Alice and Bob have broken up and have moved as far away from each other as possible. But they still have something to sort out: who gets to keep the car. Flipping a coin while talking on the phone to decide who gets to keep it just won't work. There's no trust. Neither believes each other's result.
A paper published in Nature Communications by a team of researchers from Canada and Switzerland explores the concept of coin flipping in the context of quantum physics that uses light particles, so-called photons, to allow communication tasks in a manner that outperforms standard communication schemes.
To understand the researchers' approach, it helps to use an analogy that involves a safe. Bob flips a coin and sends the result of his coin flip, hidden in the safe, to Alice. Upon receiving Bob's safe, Alice sends the result of her own flip to Bob. Once received, Bob sends the key to Alice who unlocks the safe. Now, Alice and Bob both know each other's coin flip and, according to some previously agreed-upon rule, who will drive away with the car.
In a world made out of electronic bits, used for communication instead of safes, the physical safe is replaced by encryption over email. This procedure is believed to be hard to break. Unfortunately, no one knows if this is truly a good safe. This would allow Alice to cheat by unlocking Bob's "safe" without awaiting his key, reading the secret, and choosing the result of her own flip in a way that ensures that she will keep the car.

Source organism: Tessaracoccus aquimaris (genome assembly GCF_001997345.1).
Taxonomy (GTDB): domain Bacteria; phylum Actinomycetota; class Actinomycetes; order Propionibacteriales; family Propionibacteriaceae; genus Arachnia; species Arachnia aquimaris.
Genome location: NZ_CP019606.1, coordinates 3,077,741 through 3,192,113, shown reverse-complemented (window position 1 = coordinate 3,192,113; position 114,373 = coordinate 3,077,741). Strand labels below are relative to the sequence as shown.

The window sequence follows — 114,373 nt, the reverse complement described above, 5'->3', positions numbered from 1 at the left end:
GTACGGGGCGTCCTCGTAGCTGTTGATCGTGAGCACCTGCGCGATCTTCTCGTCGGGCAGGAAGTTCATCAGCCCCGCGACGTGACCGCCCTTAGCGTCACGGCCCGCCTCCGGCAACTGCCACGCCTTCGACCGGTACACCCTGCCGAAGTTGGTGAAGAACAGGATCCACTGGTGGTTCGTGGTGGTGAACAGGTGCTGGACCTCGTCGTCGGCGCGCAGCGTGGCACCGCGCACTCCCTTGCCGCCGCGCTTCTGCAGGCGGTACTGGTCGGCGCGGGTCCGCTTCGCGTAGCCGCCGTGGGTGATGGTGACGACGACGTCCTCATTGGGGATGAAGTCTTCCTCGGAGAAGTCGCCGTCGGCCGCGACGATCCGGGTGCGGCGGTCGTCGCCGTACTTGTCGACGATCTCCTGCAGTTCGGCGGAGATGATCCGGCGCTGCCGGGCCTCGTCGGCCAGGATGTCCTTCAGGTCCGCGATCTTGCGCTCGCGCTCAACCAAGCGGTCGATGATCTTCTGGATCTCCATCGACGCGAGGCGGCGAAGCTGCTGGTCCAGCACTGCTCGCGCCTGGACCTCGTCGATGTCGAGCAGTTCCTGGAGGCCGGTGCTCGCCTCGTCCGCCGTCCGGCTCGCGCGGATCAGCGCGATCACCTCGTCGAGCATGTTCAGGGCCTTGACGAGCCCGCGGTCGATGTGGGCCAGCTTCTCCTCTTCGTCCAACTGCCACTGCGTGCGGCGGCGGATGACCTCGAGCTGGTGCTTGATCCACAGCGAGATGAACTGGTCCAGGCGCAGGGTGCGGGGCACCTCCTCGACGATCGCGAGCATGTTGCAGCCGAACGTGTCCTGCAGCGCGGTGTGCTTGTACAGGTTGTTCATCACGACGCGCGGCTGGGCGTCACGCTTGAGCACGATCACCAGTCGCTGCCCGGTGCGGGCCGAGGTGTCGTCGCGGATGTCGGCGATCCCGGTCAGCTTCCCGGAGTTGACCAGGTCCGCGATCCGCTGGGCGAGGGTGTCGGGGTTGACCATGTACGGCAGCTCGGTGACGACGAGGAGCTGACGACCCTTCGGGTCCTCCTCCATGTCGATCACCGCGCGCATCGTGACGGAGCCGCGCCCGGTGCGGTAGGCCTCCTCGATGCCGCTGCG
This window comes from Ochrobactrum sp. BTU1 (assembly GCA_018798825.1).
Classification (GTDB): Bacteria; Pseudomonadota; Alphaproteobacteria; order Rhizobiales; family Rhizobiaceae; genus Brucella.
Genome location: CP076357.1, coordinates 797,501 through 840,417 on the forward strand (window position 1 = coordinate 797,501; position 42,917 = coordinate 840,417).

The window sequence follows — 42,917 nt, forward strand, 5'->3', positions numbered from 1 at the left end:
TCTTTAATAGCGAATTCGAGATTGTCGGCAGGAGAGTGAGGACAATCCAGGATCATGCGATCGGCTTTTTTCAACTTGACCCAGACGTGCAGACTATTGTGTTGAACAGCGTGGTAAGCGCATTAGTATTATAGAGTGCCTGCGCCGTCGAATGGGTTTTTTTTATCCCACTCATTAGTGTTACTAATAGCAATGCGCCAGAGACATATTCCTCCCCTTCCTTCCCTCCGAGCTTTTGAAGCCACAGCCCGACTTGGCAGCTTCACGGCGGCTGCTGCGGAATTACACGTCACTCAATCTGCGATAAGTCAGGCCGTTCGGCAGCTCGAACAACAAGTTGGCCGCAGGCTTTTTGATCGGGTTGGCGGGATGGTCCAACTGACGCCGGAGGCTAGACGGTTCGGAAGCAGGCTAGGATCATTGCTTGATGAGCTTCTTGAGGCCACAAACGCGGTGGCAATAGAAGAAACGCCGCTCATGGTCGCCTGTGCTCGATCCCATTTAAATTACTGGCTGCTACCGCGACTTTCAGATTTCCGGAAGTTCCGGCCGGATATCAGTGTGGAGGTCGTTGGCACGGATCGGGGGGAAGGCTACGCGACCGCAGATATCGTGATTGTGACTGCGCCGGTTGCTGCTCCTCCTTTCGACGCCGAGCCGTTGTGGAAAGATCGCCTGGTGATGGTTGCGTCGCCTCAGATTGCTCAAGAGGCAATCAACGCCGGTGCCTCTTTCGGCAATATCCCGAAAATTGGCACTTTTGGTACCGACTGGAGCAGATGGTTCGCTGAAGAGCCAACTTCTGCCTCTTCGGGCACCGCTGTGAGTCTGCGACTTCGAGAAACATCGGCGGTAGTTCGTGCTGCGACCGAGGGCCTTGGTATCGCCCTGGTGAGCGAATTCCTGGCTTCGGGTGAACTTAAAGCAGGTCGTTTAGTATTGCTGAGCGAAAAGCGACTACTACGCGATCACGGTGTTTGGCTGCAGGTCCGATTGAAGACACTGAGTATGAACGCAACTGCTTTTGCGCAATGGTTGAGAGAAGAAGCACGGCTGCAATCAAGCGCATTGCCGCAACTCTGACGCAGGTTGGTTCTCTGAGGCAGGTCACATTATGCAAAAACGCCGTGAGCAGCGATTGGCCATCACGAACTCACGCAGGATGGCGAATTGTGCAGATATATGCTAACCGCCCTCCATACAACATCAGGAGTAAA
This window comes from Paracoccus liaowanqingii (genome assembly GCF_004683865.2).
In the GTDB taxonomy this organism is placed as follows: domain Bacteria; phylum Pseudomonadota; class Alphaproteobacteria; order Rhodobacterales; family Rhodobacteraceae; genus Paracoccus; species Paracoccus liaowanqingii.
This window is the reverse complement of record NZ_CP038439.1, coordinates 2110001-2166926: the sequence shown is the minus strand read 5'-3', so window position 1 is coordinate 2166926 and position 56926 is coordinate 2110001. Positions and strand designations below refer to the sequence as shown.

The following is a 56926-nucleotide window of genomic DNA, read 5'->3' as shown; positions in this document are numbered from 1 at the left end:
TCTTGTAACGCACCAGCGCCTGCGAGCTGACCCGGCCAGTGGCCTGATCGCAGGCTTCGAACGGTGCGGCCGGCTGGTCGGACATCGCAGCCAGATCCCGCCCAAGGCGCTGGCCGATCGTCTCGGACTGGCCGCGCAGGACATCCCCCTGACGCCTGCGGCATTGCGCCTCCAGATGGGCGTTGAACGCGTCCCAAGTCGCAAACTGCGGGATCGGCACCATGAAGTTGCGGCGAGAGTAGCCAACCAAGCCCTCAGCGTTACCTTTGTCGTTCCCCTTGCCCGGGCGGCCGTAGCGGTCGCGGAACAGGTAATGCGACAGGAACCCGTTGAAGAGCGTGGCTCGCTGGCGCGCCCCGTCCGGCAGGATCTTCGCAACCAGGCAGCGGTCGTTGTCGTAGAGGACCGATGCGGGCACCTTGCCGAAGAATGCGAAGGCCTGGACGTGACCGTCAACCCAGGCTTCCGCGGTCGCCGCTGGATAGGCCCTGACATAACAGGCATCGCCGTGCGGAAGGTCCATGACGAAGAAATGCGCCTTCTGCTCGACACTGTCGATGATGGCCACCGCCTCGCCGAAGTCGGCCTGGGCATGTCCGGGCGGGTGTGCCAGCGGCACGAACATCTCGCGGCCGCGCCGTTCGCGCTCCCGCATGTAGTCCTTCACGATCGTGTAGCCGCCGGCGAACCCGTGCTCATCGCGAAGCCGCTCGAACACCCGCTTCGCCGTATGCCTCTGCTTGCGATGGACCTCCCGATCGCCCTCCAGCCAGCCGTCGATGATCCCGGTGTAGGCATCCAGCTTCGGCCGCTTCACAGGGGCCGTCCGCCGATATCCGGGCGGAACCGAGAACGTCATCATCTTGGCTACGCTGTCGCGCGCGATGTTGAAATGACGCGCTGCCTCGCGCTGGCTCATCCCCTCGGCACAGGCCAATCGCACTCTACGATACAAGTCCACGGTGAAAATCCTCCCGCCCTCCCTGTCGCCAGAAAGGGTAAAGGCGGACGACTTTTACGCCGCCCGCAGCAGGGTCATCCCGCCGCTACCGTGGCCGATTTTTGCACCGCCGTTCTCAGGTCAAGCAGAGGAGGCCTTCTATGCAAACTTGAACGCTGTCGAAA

But it's a different story with quantum communications.
"What we have shown here is the first implementation of quantum coin flipping in which a cheater can not take advantage of the fact that photons may get lost during transmission between Alice and Bob. All previous quantum communication schemes could be broken by a cheater," says co-author Dr. Wolfgang Tittel, professor in the Institute for Quantum Information Science and the Department of Physics and Astronomy at the University of Calgary. The other co-authors are from the University of Calgary, Université de Montréal, École Polytechnique de Montréal and Université de Genève, in Switzerland.
The quantum coins in this study were tossed with one player being at the University of Calgary and the other player at the SAIT Polytechnic, roughly 5 km apart.
"The exchange of quantum bits instead of electronic bits prevents unrecognized cheating because we base our protocol on properties of nature, such as the impossibility to perfectly determine the quantum state of a single photon" say Dr. Félix Bussières, who did parts of his PhD studies at the University of Calgary, where the experiment was performed, before moving to Switzerland to take up a postdoctoral fellowship.
"Unfortunately, even in the quantum world, coin flipping at a distance is not perfect either - it is still possible to cheat, at least to some extent. However, no party can fix the final outcome with certainty, and, if trying to cheat, risks being caught cheating."
Nevertheless, this demonstration has made the decision of who gets the car fairer.
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